CLAREMONT- Anji Dean likes to keep busy.
From her involvement with Relay for Life to volunteering at her church, Dean, 51, has what she calls a “voluncareer.”
“I make a career out of volunteering, because there’s just so much that needs to be done,” Dean said.
Through her passions for giving back and music, Dean, a native of Plattsburgh, N.Y. who has lived in Catawba County since 2001, found her purpose.
Here are 5 things you should know about Dean:
Her husband’s fight with cancer inspired her to become involved with Relay for Life.
Anji Dean and her husband, Carl, returned from a cruise celebrating their 20th wedding anniversary when they got bad news.
Carl Dean was diagnosed with tonsil cancer. At first, Anji Dean was devastated but soon was compelled to take action.
“But after we talked through it, I immediately went into business mode,” Anji Dean said.
“What do I need to do to fix this? Because that’s just the way I do things.”
Carl Dean credits his wife for helping him get through his fight with the disease.
“She took me everywhere,” Carl Dean said. “She got all the information she needed and she took care of doctors, bills and everything.”
Carl Dean was declared cancer-free in October 2017, but Anji Dean continued her efforts on behalf of cancer patients and their loved ones via Relay for Life.
She started out running as a “team of one” in 2016, but now is the captain of an 11-member team at her church, Bethlehem United Methodist.
Anji Dean takes pride in the fact that her team is made up of “survivors and caregivers” and that most of the proceeds from their efforts benefit people in the area.
With less than 30 days before the main Relay event, her team raised $2,150, up from $2,121 raised for all of last year.
Anji Dean has also left her mark on the local programs through her idea to have her team design the luminary bags that line the track at the American Legion Fairgrounds during Relay in honor of those affected by cancer.
Her team has a night shortly before the main Relay event where they get together to make the bags and bond over their experiences.
Anji Dean designs the labels for the bags herself.
She has been arrested for her cause.
Anji Dean’s dedication to Relay is so strong that it has landed her in the back of the police car.
Earlier this year, Anji Dean’s Relay team and another Relay team were raising money at a food truck and craft fair in Claremont.
To spur the fundraising efforts, Anji Dean and the other captain asked the Claremont police to handcuff them and put them in the back of a police car until they raised at least $100.
“I was very Jerry Maguire yelling out the window, going, 'Show me the money!'" Anji Dean said.
She helped raise more than $10,000 for a boy with leukemia.
Anji Dean works as the church administrator at Catawba United Methodist Church, and she has gone beyond the requirements of the job, Pastor Steve Shytle said.
Several years ago, a boy in the church was diagnosed with leukemia. Shytle wanted to do something for the family and suggested holding a “Dancing with the Stars”-themed fundraising event.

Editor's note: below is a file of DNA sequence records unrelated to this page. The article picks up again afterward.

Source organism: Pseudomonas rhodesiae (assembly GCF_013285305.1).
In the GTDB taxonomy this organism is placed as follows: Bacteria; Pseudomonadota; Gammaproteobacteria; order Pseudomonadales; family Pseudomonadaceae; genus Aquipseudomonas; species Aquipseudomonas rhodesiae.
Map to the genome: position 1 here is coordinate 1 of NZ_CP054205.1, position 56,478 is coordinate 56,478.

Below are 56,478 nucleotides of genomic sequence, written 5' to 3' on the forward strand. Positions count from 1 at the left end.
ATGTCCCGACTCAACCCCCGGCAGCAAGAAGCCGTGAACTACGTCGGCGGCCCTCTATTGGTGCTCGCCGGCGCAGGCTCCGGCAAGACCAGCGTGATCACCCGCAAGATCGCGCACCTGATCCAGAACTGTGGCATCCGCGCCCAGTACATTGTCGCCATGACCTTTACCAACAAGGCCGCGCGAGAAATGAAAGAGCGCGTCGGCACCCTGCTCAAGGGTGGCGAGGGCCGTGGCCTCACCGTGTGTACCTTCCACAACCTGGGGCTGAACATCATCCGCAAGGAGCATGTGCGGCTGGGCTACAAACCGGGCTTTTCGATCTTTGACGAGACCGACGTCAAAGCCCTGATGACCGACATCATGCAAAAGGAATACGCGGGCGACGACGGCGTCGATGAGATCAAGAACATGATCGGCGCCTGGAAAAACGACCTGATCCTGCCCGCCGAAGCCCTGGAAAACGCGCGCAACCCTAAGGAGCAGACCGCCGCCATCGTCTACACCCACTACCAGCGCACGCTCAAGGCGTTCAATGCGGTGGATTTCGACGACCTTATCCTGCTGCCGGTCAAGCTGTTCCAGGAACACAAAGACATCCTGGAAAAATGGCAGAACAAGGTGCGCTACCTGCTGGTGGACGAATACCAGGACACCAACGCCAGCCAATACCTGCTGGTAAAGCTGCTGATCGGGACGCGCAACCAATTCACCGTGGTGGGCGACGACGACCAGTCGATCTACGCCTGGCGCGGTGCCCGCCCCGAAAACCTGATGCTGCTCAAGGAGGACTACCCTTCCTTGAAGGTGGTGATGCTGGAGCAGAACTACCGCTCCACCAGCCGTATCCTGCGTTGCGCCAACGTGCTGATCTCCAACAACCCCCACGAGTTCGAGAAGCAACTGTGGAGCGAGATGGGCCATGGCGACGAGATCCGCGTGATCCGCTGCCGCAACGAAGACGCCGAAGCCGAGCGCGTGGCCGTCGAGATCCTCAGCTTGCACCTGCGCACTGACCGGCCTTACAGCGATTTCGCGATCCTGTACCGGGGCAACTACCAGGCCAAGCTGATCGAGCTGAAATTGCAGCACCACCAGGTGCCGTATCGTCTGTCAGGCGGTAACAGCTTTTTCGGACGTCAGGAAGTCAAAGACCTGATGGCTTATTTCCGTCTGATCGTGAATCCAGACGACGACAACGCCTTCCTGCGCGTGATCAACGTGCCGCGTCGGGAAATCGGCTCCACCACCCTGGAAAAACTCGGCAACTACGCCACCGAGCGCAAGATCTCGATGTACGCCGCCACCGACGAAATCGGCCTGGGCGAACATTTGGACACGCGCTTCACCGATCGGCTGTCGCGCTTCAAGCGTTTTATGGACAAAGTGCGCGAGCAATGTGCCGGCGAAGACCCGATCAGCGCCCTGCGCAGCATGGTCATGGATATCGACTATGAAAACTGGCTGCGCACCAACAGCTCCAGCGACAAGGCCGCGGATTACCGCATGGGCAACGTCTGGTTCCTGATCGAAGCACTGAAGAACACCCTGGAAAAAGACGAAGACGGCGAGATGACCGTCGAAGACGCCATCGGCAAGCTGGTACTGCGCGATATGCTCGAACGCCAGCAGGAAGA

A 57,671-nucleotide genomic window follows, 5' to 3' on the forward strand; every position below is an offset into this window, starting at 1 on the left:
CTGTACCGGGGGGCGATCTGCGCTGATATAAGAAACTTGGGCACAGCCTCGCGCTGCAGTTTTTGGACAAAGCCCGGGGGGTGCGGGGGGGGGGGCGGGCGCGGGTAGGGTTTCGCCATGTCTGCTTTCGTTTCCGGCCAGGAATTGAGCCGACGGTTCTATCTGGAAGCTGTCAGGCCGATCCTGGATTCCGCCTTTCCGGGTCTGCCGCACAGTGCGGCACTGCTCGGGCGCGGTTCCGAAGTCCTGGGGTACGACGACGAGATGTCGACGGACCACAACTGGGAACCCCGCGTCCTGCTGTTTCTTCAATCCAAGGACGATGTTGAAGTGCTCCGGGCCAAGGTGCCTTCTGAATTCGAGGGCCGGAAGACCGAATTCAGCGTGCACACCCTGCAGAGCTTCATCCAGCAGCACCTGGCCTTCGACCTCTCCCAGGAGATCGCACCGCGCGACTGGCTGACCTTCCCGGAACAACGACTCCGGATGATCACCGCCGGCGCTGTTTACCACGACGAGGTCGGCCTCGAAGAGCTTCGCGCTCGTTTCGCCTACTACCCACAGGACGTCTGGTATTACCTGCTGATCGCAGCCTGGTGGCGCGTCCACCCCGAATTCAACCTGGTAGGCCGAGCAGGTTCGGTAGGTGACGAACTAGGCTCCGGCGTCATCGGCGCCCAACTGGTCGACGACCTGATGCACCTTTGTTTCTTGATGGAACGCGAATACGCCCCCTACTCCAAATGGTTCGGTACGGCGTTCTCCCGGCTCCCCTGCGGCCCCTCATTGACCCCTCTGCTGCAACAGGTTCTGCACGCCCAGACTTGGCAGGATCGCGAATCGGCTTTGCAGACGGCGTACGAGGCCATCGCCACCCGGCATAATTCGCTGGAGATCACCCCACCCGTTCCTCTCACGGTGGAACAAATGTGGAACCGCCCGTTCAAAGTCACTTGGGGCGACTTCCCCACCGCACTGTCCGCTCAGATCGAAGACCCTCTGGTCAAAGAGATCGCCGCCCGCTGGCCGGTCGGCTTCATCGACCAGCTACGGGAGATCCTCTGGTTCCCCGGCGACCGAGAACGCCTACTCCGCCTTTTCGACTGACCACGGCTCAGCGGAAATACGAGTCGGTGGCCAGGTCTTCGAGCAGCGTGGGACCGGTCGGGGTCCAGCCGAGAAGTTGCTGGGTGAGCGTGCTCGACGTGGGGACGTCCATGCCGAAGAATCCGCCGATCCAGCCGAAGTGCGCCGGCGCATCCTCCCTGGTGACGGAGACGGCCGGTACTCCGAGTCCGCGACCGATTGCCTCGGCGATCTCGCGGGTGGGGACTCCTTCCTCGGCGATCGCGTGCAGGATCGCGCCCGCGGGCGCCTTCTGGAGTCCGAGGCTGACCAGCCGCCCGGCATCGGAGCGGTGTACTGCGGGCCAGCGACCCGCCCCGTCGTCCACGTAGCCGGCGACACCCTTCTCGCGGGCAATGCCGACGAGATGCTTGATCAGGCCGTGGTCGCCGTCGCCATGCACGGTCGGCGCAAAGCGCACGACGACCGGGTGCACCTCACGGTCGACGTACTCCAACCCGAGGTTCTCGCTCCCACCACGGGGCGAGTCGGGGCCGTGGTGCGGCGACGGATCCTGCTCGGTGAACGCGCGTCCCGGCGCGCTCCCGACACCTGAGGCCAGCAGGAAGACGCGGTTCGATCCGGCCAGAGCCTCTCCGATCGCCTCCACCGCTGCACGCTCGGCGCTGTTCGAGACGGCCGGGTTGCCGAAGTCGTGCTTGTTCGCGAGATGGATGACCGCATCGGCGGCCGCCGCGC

Anji Dean reached out to prominent people in the community about the idea, but they were not interested in dancing, Shytle said.
Anji Dean suggested changing to an “America’s Got Talent” theme instead, Shytle said.
The revamped concept was well-received by the community and raised more than $10,000, Shytle said.
Anji Dean said she had only been working at the church for six months at the time and was deeply moved by the struggle of the young boy and his family.
“I mean, I just did what I do,” Anji Dean said.
She might be on "The Voice" someday.
Anji Dean said she inherited the “singing gene” from her mother and has put the talent to use singing in the church, theater and at special events.
At one point, shortly after she moved to the area, Anji Dean reached the semifinal round of a Charlotte-based singing competition show.
However, for reasons she never quite understood, the show was not aired.
Anji Dean hasn’t given up her television ambitions yet, though. She’s seriously considered trying out for “The Voice.” “I’d like to be on Team Blake, because I think Blake could really hone whatever country-gospel I got in me,” Anji Dean said.
She found her sense of purpose through music.
Though she has now found her purpose through her charitable and artistic outlets, there was a long time when Anji Dean felt she didn’t have a purpose.
Part of it sprang from her perceptions of her brother and sister, who both served in the armed forces. In comparison, she felt inferior.
That feeling changed when she received a revelation during an Easter show.
“When I sing, I hope people enjoy it, but that’s usually my time with God and we have conversations and it was then he revealed to me, you know what, what you’re doing right now is the reason why you’re here and that’s when the light bulb went off,” Anji Dean said.
Since she has come to view her singing ability as a gift from God, Dean said she has become more selective in how she uses her gifts.
“It’s not, 'What about me?'" Anji Dean said. "It’s what can I do to minister to somebody else to make them feel a little bit closer to God, and I don’t take that for granted.”
Want to help?
What: Relay for Life
When: 6 p.m. to 6 a.m., June 1-2
Where: American Legion Fairgrounds
What: Fundraiser for American Cancer Society
Cost: Free admission
Kevin Griffin is the City of Hickory reporter at the Hickory Daily Record.